#4 The Mother of All Battles, part 2
‘Utopia’ at War
America is Utopia achieved.
We should not judge their crisis as we would judge our own, the crisis of the old European countries. Ours is a crisis of historical ideals facing up to the impossibility of their realization. Theirs is the crisis of an achieved Utopia, confronted with the problem of its duration and permanence.
Jean Baudrillard, America (1986)1
For the men of the 4th and 5th Marine Expeditionary Brigades and the 13th Marine Expeditionary Unit, still idling aboard their ships in the Persian Gulf several weeks into Operation Desert Storm, the Gulf War experience was less Sands of Iwo Jima, more Waiting for Godot. The requirements of General Norman Schwarzkopf’s strategy of massive deception meant that, for these 24,000 elite soldiers, Godot would never arrive. That the American military could afford to deploy such a large force and have it do nothing was a measure of the almost unimaginable resources available to it in those halycon very late Cold War days2.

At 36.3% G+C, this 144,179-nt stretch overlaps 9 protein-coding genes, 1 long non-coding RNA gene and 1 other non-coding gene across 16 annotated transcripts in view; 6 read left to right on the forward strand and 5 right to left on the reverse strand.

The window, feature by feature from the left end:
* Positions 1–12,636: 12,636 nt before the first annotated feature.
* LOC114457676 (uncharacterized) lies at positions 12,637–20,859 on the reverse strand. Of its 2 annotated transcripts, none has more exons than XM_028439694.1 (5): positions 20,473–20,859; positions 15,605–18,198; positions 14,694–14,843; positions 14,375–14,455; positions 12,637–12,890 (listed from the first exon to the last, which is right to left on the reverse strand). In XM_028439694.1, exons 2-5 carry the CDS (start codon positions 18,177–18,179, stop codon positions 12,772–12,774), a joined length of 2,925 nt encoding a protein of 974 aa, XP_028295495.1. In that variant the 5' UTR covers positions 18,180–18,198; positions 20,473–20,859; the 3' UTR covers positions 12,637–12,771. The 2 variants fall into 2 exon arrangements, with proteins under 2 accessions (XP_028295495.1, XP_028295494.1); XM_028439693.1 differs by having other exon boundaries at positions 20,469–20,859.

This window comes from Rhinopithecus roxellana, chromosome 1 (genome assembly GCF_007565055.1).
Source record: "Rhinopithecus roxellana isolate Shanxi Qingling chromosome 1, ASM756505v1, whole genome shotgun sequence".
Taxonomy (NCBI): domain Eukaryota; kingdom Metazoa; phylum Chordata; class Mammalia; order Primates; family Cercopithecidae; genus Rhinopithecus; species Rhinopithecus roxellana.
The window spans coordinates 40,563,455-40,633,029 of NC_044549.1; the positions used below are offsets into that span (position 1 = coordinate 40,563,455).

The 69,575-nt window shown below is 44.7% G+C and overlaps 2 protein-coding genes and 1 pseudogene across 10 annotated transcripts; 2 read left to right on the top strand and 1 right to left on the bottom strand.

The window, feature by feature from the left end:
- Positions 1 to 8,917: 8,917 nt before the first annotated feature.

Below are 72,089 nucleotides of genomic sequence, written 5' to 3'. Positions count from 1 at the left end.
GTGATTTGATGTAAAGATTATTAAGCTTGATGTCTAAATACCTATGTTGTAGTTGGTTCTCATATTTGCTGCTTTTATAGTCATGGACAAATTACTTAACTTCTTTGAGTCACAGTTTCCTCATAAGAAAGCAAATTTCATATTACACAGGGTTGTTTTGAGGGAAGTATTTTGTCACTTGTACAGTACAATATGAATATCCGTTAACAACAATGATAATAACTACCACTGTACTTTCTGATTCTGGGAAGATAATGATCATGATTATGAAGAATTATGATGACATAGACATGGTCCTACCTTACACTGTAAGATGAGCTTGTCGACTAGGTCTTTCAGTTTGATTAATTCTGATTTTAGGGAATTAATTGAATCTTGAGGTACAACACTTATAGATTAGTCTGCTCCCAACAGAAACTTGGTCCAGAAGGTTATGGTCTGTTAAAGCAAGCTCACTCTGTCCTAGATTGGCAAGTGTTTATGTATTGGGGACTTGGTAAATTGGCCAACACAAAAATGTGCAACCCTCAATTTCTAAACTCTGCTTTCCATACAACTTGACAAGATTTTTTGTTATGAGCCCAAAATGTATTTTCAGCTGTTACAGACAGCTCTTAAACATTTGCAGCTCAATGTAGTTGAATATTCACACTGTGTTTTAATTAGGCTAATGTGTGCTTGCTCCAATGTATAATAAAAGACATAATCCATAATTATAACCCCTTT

Unsurprisingly, the Marines’ non-adventures largely escaped the notice of CNN, which was broadcasting around-the-clock coverage of the considerably more exciting air campaign. Bombing had got underway the night of January 17th 1991.
The Atlanta-based Cable News Network, launched by Ted Turner in 1980, had steadily built up its subscriber base in its first decade, but the Gulf War would prove to be a watershed event for the enterprise. CNN was the only news outlet able to broadcast from inside Iraq during the first few hours of the Coalition bombing campaign. And what’s more, the network’s broadcasts from inside the al-Rashid Hotel in Baghdad were typically made live, a relatively new development in TV war reporting. Analysis was provided by Stateside pundits like the improbably-named Wolf Blitzer, the network’s Pentagon correspondent. The Gulf conflict would serve as a dramatic showcase for CNN’s real-time, 24/7 rolling news, underscoring just how radical an innovation it was. Here was modernity’s most quintessential experience, the shock of the new. Perhaps this explains why CNN would find its viewership soaring, sending Ted Turner’s outfit surging past ‘the Big Three’ American TV networks (CBS, NBC and ABC) for the first time3.
Keep reading with a 7-day free trial
Subscribe to Some Private Diagonal to keep reading this post and get 7 days of free access to the full post archives.